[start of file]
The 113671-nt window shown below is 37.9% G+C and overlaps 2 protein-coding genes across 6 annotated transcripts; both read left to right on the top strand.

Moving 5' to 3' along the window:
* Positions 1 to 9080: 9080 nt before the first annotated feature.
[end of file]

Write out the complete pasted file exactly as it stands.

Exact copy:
The 113671-nt window shown below is 37.9% G+C and overlaps 2 protein-coding genes across 6 annotated transcripts; both read left to right on the top strand.

Moving 5' to 3' along the window:
* Positions 1 to 9080: 9080 nt before the first annotated feature.